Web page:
Dr. Jones: So you wake up in the morning as soon as your eyes open up, or your alarm goes off you pop the cotton swab in your mouth, get it wet, stick it back in the tube. 30 minutes later you grab a different tube stick that cotton swab in your mouth, get it wet, put it back in the tube. 30 minutes later… So we're going to do three collections in 60 minutes. Do the same thing pop it in your mouth, get it wet, put it back in the tube. The reason we do three collections right away is I'm trying to see how high does your cortisol go up? Does it go down? Does it flat line? Because it's that rapid response first thing in the morning that we need to see. And just as you were saying Jenn, it's that's what helps you and other practitioners who are working with patients are you back online? How much more work do we have to do?

Dr. Jones: Is this working? Or how flat-lined are you? And so it's really nice to zoom in right there in the morning. Now, the test continues the test you'll do it around dinner and you'll do it around bed because the entire circadian rhythm is very important. We want to see what's going on at dinner? Why are you tired in the afternoon? What's going on at bed? How come you can't sleep? So we do want to see that cortisol too. So that's the cortisol awakening response.

Dr. Jones: And it's nice to know because any kind of treatment you do for the cortisol awakening response is very timed. So if your cortisol doesn't go up in 30 minutes, then whatever your practitioner is going to have you do generally we do within that first 30 minutes, that's our window. It's like, “All right, let's get it up. Let's boost it. Let's have the hurrah in the morning. So let's do something in that 30 minutes, which is really nice.”

Jennifer: Yeah. And believe it or not, you can go to Dutch… Is it dutchtest.com?

Dr. Jones: Yes — dutchtest.com!

Jennifer: And you can actually order that test yourself you don't necessarily need a practitioner to order it for you. And I will say this, you do need a practitioner to help you work on it because-

Dr. Jones: Interpret it.

Jennifer: Yeah, they're complicated tests.

Dr. Jones: It's comprehensive.

Jennifer: Yeah, it's comprehensive. And there's a lot of times different pieces to this puzzle. And we've talked about several of them in our other episodes, which we'll link to in the show notes. And you guys have some really great resources as well for practitioners who are looking to learn more about this as well. Because I just want to say that, that I know that people who are listening to this are not just those going through TSW, not people who are just concerned about steroids.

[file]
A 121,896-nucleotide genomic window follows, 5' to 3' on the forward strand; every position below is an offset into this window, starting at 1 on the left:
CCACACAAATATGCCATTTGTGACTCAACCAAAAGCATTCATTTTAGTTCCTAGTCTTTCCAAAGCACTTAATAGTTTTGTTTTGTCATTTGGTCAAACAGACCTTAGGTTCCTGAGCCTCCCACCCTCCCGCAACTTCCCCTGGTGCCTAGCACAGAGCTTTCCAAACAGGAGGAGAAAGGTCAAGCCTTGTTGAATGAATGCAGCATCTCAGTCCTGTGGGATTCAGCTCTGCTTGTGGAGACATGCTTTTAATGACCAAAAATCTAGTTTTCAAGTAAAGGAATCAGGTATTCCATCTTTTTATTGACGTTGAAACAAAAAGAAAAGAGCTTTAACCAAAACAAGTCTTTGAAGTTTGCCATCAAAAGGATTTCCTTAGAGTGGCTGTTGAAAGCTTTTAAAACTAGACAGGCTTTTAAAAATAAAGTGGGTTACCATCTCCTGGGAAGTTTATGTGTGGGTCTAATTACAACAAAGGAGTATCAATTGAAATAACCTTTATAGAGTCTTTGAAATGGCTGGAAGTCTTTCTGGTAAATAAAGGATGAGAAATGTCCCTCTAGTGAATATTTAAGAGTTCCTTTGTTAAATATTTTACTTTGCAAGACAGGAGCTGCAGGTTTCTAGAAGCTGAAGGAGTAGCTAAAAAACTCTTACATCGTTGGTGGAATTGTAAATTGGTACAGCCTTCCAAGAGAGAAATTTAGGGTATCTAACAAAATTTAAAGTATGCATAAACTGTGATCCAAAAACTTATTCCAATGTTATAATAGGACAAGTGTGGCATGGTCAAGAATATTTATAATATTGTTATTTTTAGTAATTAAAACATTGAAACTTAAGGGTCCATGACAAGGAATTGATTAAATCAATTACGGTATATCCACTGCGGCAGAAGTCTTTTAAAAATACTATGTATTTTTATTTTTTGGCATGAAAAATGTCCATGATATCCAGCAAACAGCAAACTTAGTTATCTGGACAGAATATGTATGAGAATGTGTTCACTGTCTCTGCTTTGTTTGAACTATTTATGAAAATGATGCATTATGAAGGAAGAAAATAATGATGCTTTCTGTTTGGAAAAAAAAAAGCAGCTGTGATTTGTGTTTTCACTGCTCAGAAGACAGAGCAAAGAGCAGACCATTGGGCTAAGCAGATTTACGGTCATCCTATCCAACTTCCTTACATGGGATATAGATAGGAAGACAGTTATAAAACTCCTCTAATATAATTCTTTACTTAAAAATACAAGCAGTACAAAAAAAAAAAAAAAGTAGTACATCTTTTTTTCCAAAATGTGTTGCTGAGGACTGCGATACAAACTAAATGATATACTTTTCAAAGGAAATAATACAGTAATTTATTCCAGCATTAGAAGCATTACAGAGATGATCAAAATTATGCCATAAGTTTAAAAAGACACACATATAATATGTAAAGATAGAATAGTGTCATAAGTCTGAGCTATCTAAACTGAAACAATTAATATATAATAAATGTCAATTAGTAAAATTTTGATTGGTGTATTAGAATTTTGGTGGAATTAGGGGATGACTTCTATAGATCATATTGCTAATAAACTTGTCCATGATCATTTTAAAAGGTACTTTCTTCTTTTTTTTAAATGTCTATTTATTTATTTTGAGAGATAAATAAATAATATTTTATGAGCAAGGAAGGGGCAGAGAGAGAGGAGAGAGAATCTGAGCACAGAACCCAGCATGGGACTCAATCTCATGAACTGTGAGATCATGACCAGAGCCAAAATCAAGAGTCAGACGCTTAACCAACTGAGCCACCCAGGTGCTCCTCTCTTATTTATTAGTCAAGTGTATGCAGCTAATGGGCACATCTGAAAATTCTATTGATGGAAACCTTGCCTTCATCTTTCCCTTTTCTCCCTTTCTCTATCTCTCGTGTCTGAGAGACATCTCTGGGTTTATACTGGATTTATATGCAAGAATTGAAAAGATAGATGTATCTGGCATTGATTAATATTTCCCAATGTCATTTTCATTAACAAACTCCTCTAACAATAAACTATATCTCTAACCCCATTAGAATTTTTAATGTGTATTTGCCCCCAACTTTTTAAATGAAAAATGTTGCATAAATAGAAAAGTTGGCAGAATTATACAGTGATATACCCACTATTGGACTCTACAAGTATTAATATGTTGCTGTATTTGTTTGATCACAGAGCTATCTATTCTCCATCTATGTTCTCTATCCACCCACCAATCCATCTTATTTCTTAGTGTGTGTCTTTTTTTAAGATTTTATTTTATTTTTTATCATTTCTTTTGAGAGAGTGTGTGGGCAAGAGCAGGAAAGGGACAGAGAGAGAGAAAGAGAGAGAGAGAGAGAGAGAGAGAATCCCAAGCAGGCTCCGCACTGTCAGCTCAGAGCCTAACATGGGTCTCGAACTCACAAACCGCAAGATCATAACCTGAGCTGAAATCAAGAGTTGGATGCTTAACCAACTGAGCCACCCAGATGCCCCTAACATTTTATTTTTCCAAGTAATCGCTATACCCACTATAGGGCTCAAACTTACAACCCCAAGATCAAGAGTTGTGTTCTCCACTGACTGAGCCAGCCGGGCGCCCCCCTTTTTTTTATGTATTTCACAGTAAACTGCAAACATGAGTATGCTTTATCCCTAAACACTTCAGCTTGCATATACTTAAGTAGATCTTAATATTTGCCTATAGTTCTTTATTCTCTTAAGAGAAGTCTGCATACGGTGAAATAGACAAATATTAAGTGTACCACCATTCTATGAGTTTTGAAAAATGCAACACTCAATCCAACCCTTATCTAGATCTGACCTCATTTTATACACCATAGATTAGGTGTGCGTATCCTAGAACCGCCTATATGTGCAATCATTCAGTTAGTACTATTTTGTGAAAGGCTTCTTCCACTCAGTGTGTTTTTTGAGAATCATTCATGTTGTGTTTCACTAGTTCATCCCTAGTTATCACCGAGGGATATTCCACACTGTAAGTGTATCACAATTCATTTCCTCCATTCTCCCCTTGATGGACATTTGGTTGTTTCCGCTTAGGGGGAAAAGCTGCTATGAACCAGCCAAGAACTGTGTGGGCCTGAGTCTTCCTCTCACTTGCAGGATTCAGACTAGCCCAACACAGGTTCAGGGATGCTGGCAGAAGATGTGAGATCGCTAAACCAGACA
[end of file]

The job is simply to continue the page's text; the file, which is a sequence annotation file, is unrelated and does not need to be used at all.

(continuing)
Jennifer: I know for a fact, because I had so many practitioners who reached out to me before this interview were like, “I need to hear this. Let me know when it's up, because I want to hear what Carrie has to say.” So I know that this can be really helpful. And I'm so appreciative that you were willing to come back on the show and do this and share your knowledge to help hopefully provide people a different perspective on what's going on here. That way they can make an informed decision that they feel comfortable with. So I just want to thank you so much.

Dr. Jones: Absolutely, I'm so honored that you had me come back on because this is what I know. Steroid physiology, steroid meaning hormone, steroid, hormone physiology I've done a lot of study in to try to get it right, but it's an ever-evolving field. And that's what I love about it.

Jennifer: Well, we'll have to have you come back some time. I'm sure we'll find some other topic because you always drop a ton of knowledge bombs. And of course, everybody can go to dutchtest.com to learn more and yeah, that's where you… And you can find Carrie online @dr.carriejones on Instagram. She's an amazing account. Tons of content. You guys will love her and I love her she's great, thank you so much for being here. I appreciate it.

Dr. Jones: Thank you!

REFERENCES

  1. https://www.ncbi.nlm.nih.gov/pmc/articles/PMC3498851/
  2. https://pubmed.ncbi.nlm.nih.gov/8504732/
  3. https://journals.plos.org/plosone/article?id=10.1371/journal.pone.0049976
  4. https://www.sciencedirect.com/topics/pharmacology-toxicology-and-pharmaceutical-science/liquorice
  5. https://www.ncbi.nlm.nih.gov/pmc/articles/PMC7168306/
  6. https://www.ncbi.nlm.nih.gov/pmc/articles/PMC6255378/
  7. https://www.medicinenet.com/corticosteroids-oral/article.htm

“There's a lot of research on licorice and how it can increase cortisol. But licorice does not act like prednisone. It does not go in and suppress the brain communication down to the adrenals.”